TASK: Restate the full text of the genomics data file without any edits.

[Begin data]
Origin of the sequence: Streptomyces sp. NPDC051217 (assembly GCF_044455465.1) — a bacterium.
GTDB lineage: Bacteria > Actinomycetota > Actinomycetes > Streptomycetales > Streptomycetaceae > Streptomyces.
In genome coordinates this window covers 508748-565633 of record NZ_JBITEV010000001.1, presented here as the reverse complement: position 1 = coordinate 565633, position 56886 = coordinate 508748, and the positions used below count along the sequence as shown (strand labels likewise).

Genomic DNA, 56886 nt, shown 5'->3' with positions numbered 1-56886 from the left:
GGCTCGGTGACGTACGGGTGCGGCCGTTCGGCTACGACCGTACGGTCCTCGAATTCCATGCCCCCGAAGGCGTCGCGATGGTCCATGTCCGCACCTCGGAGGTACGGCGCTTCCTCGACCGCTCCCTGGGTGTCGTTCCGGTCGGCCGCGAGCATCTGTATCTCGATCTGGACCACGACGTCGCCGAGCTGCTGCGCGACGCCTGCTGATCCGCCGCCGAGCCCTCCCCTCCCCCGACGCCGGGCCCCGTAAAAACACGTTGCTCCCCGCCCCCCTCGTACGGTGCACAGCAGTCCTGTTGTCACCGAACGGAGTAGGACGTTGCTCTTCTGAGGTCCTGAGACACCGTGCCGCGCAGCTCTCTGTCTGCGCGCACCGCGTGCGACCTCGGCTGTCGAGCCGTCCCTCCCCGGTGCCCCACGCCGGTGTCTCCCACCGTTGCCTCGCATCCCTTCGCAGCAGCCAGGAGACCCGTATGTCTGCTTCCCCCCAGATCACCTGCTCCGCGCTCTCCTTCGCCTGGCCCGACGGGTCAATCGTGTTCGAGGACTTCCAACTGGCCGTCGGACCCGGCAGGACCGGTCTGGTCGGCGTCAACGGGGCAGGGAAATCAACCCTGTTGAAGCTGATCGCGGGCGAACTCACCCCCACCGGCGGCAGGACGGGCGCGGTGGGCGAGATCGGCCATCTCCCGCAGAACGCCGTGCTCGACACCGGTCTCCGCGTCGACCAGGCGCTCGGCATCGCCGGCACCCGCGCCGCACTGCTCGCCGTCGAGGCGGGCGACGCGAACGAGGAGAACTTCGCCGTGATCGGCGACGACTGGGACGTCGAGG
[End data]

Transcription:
Origin of the sequence: Streptomyces sp. NPDC051217 (assembly GCF_044455465.1) — a bacterium.
GTDB lineage: Bacteria > Actinomycetota > Actinomycetes > Streptomycetales > Streptomycetaceae > Streptomyces.
In genome coordinates this window covers 508748-565633 of record NZ_JBITEV010000001.1, presented here as the reverse complement: position 1 = coordinate 565633, position 56886 = coordinate 508748, and the positions used below count along the sequence as shown (strand labels likewise).

Genomic DNA, 56886 nt, shown 5'->3' with positions numbered 1-56886 from the left:
GGCTCGGTGACGTACGGGTGCGGCCGTTCGGCTACGACCGTACGGTCCTCGAATTCCATGCCCCCGAAGGCGTCGCGATGGTCCATGTCCGCACCTCGGAGGTACGGCGCTTCCTCGACCGCTCCCTGGGTGTCGTTCCGGTCGGCCGCGAGCATCTGTATCTCGATCTGGACCACGACGTCGCCGAGCTGCTGCGCGACGCCTGCTGATCCGCCGCCGAGCCCTCCCCTCCCCCGACGCCGGGCCCCGTAAAAACACGTTGCTCCCCGCCCCCCTCGTACGGTGCACAGCAGTCCTGTTGTCACCGAACGGAGTAGGACGTTGCTCTTCTGAGGTCCTGAGACACCGTGCCGCGCAGCTCTCTGTCTGCGCGCACCGCGTGCGACCTCGGCTGTCGAGCCGTCCCTCCCCGGTGCCCCACGCCGGTGTCTCCCACCGTTGCCTCGCATCCCTTCGCAGCAGCCAGGAGACCCGTATGTCTGCTTCCCCCCAGATCACCTGCTCCGCGCTCTCCTTCGCCTGGCCCGACGGGTCAATCGTGTTCGAGGACTTCCAACTGGCCGTCGGACCCGGCAGGACCGGTCTGGTCGGCGTCAACGGGGCAGGGAAATCAACCCTGTTGAAGCTGATCGCGGGCGAACTCACCCCCACCGGCGGCAGGACGGGCGCGGTGGGCGAGATCGGCCATCTCCCGCAGAACGCCGTGCTCGACACCGGTCTCCGCGTCGACCAGGCGCTCGGCATCGCCGGCACCCGCGCCGCACTGCTCGCCGTCGAGGCGGGCGACGCGAACGAGGAGAACTTCGCCGTGATCGGCGACGACTGGGACGTCGAGG